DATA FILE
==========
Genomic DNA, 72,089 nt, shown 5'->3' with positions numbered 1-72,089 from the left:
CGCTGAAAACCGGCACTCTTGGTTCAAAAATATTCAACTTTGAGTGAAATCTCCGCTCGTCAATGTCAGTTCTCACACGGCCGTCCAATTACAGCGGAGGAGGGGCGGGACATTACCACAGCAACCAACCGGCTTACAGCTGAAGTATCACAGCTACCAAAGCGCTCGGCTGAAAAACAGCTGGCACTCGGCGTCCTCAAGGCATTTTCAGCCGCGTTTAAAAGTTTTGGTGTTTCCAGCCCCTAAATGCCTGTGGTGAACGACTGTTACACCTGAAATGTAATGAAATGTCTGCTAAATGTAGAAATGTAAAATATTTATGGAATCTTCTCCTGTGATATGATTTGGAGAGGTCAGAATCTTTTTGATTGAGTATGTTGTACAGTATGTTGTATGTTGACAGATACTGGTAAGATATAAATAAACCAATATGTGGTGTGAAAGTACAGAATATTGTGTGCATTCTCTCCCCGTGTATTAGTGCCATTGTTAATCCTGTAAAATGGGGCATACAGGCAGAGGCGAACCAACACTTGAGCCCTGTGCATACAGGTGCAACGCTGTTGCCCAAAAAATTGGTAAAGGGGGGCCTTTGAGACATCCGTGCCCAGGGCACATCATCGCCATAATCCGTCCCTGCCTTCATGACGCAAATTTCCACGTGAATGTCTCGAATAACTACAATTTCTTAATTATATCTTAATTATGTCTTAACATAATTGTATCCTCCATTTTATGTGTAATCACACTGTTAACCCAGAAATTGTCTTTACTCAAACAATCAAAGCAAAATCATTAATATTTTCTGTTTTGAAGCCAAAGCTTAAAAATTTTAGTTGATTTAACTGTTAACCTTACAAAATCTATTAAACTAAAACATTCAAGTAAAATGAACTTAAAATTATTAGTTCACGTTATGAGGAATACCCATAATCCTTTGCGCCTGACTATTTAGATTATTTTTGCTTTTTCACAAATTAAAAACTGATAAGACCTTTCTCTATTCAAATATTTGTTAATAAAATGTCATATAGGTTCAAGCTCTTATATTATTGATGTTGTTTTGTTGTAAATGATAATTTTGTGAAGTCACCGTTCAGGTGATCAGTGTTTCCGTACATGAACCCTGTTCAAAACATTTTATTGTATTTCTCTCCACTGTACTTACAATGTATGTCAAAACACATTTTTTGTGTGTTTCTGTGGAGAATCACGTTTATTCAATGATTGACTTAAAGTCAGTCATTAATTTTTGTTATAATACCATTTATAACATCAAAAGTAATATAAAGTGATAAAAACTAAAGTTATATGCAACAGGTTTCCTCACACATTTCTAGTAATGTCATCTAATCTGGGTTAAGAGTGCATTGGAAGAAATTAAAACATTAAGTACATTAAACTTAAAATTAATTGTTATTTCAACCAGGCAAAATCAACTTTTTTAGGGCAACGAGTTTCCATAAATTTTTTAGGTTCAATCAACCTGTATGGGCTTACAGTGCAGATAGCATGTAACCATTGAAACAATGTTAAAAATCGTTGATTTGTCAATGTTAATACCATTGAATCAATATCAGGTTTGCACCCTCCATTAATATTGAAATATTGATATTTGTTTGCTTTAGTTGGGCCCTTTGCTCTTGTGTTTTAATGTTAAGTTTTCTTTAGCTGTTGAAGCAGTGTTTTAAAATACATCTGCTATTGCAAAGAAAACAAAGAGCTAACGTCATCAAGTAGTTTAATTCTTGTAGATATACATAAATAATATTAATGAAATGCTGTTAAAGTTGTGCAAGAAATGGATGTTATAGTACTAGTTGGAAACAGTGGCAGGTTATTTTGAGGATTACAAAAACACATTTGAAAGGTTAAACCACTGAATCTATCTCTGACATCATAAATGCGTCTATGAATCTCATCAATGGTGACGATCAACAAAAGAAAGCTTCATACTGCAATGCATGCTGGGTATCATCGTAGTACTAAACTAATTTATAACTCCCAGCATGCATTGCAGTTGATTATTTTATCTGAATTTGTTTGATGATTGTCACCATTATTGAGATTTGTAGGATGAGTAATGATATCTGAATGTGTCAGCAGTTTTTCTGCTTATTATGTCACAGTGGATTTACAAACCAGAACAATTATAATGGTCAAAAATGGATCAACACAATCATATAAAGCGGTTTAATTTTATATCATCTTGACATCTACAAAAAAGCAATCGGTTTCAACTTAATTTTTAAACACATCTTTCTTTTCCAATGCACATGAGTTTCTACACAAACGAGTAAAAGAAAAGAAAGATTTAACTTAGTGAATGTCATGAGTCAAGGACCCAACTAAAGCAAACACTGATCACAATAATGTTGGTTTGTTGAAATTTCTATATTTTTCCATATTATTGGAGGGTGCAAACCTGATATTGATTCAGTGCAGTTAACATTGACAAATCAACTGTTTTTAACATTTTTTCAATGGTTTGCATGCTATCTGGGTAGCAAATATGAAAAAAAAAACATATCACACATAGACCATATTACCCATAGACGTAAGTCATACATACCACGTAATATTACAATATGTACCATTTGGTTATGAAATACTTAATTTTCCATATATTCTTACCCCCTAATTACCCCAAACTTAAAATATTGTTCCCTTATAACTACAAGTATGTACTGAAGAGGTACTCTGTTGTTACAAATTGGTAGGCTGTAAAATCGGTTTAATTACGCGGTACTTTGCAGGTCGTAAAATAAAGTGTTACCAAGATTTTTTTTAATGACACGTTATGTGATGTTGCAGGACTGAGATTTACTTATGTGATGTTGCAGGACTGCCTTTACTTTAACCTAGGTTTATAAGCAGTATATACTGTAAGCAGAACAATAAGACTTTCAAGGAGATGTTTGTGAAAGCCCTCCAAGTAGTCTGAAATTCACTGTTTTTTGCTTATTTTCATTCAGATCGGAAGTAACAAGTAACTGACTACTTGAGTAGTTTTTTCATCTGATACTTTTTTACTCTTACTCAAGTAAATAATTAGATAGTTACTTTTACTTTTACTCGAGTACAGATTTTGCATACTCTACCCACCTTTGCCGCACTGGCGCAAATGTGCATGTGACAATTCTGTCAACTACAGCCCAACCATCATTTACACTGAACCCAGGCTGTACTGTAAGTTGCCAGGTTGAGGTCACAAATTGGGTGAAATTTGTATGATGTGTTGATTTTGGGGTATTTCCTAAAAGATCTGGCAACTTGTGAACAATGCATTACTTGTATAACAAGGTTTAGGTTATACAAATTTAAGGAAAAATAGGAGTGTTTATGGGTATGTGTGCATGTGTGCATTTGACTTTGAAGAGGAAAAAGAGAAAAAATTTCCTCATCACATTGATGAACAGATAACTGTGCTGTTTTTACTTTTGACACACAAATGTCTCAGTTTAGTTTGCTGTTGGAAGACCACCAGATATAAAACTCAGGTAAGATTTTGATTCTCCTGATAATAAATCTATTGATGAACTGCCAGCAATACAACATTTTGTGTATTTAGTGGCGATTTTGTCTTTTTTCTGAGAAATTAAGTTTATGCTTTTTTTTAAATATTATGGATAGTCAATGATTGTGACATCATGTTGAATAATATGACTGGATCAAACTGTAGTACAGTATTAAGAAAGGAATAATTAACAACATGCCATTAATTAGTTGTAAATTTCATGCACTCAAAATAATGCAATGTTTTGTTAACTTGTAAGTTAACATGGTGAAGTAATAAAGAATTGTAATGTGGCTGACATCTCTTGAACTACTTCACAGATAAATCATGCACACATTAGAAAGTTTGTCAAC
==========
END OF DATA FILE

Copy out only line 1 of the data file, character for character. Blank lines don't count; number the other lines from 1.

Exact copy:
Genomic DNA, 72,089 nt, shown 5'->3' with positions numbered 1-72,089 from the left: